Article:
Environmental activists hurled paint at the entrance of Milan's famed La Scala opera house on Wednesday in the latest a series of recent protests to focus attention on climate change.

Climate activists throw paint at Milan's La Scala ahead of opening night

The early morning protest came ahead of the gala opening of the new season on Wednesday night, with a scheduled performance of Russian-language opera ‘Boris Godunov’.

Five climate activists from the Last Generation (Ultima Generazione) protest group threw buckets of paint onto the facade of the building and inside the portico shortly after 7.30am, according to an AFP photographer at the scene.

Two people unfurled banners reading “Last Generation – No Gas and No Carbon”.

“We decided to stain La Scala with paint to ask the politicians who will attend the performance tonight to pull their heads out of the sand and intervene to save the population,” wrote Last Generation in a statement.

READ ALSO: Why are climate protesters glueing themselves to Italian artworks?

Police quickly arrived on the scene – where bright pink, electric blue and turquoise paint had splattered onto the sidewalk – and the activists were detained and taken away in police cars.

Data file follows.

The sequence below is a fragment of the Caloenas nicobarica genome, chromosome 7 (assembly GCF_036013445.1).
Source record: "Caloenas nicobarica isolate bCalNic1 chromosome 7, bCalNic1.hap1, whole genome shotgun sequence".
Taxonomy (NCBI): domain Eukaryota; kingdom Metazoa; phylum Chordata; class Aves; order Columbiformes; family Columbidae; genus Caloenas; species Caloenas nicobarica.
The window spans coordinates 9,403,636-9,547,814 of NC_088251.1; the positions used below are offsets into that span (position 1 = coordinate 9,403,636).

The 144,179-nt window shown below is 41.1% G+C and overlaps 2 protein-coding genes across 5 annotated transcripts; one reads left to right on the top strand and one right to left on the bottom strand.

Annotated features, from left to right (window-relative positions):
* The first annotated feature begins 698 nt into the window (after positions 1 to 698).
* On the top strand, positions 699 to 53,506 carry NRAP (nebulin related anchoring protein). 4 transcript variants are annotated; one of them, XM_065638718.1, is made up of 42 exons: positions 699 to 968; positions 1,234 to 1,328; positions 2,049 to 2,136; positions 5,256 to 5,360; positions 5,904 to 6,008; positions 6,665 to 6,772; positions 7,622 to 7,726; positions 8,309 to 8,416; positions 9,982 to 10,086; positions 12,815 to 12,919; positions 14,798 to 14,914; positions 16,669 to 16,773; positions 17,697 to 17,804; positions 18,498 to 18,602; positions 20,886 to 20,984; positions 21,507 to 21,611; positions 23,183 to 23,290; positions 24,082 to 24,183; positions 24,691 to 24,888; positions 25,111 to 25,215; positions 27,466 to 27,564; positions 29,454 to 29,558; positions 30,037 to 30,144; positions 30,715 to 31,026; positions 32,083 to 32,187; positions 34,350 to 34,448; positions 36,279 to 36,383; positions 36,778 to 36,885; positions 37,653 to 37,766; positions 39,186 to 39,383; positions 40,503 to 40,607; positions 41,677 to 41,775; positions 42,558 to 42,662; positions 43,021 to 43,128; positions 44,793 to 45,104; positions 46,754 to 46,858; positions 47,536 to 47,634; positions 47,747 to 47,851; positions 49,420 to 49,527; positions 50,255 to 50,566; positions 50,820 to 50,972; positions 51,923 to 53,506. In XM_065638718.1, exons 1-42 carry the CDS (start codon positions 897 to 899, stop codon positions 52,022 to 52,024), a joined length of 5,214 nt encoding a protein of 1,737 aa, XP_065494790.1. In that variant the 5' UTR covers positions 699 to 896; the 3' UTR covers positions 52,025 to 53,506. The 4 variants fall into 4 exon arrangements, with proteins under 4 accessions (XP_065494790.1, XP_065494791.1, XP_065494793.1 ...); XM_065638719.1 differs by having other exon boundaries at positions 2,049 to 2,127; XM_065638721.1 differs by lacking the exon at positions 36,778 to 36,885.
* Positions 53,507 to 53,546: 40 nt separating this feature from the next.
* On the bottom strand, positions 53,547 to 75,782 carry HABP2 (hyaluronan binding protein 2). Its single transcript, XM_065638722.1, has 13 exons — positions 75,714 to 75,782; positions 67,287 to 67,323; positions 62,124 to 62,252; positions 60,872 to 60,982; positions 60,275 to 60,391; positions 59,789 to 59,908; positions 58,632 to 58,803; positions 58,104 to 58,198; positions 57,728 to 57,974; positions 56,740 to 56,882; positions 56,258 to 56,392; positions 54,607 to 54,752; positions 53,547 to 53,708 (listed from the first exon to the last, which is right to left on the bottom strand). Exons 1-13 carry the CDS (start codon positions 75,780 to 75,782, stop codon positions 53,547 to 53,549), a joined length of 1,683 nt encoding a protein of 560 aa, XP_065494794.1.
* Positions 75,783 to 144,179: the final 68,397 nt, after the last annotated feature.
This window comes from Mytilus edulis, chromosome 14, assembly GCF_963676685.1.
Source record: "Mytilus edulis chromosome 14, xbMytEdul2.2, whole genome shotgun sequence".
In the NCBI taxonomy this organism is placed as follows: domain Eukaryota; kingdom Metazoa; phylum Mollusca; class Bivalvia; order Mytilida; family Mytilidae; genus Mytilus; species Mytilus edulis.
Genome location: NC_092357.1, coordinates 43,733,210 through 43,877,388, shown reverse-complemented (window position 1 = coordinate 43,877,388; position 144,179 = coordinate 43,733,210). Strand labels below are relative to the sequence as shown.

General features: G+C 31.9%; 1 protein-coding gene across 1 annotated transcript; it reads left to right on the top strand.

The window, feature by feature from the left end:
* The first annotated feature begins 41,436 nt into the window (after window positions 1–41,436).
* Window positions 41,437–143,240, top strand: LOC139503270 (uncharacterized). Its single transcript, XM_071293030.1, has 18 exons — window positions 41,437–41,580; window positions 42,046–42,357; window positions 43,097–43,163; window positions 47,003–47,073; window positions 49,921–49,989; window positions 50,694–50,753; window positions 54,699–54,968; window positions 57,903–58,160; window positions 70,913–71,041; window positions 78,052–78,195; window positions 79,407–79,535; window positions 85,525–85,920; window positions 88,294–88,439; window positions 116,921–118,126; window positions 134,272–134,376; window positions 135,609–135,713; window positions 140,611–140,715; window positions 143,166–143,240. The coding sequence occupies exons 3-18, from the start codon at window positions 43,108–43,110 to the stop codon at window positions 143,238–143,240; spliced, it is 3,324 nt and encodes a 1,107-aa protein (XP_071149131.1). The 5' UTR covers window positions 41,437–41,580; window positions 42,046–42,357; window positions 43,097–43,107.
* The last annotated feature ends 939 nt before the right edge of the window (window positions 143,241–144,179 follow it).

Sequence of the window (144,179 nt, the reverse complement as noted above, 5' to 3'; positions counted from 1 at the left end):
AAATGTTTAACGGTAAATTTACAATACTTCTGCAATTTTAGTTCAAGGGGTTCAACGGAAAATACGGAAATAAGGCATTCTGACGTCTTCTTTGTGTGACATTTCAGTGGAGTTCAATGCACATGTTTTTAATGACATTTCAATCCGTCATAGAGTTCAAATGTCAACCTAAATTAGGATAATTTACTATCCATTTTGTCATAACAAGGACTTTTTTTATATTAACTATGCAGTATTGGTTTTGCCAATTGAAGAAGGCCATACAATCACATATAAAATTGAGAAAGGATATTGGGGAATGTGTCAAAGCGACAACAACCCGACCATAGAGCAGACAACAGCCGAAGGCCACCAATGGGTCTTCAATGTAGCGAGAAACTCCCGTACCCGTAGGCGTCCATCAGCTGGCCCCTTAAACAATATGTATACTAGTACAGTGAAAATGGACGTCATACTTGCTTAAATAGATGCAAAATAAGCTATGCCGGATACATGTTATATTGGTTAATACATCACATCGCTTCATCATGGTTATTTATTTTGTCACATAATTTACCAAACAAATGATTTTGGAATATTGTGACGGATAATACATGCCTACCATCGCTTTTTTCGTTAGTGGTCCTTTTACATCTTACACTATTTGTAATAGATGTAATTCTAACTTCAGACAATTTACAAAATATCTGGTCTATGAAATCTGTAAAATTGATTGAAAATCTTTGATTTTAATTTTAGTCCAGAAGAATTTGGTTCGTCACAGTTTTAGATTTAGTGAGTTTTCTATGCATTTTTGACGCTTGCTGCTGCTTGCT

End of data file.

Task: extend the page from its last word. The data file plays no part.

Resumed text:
A team of cleaners from La Scala then began hosing off the building and the non-permanent paint appeared to have been entirely removed.

‘Last Generation’ activists outside La Scala on Wednesday. (Photo by Piero CRUCIATTI / AFP)

Last Generation said they were calling on Italy’s government to invest more in renewable energy and reduce carbon emissions.

“In order to avert the misery of its own people and safeguard people, homes and businesses, which are at risk from increasingly frequent floods and heatwaves, the government must act now,” it said, referring to last month’s landslide caused by torrential rains on the island of Ischia that killed 12 people.

Most recently, climate activists have targeted artworks inside museums throughout Europe in protests they say are designed not to damage the works but to focus attention on environmental disaster.

They have targeted masterpieces such as the ‘Girl with a Pearl Earring’ by Johannes Vermeer at The Hague’s Mauritshuis museum, Klimt’s ‘Death and Life’ in Vienna’s Leopold Museum, and Van Gogh’s ‘The Sower’, displayed at Rome’s Palazzo Bonaparte, hurling soup or other food at the paintings behind glass.

Last month at an exhibit in Milan, they covered a car repainted by Andy Warhol with flour.

Police officers detain environmental activists after they threw paint at the facade of the La Scala theatre. (Photo by Piero CRUCIATTI / AFP)

La Scala’s opening night gala is expected to be attended by Prime Minister Giorgia Meloni, President Sergio Mattarella and European Commission President Ursula von der Leyen.

In light of the war in Ukraine, the choice of “Boris Godunov” – an opera sung in Russian that tells the story of an autocratic ruler and his people – was controversial.

Ukraine’s consul in Milan had protested the choice, calling it a propaganda coup for Russia.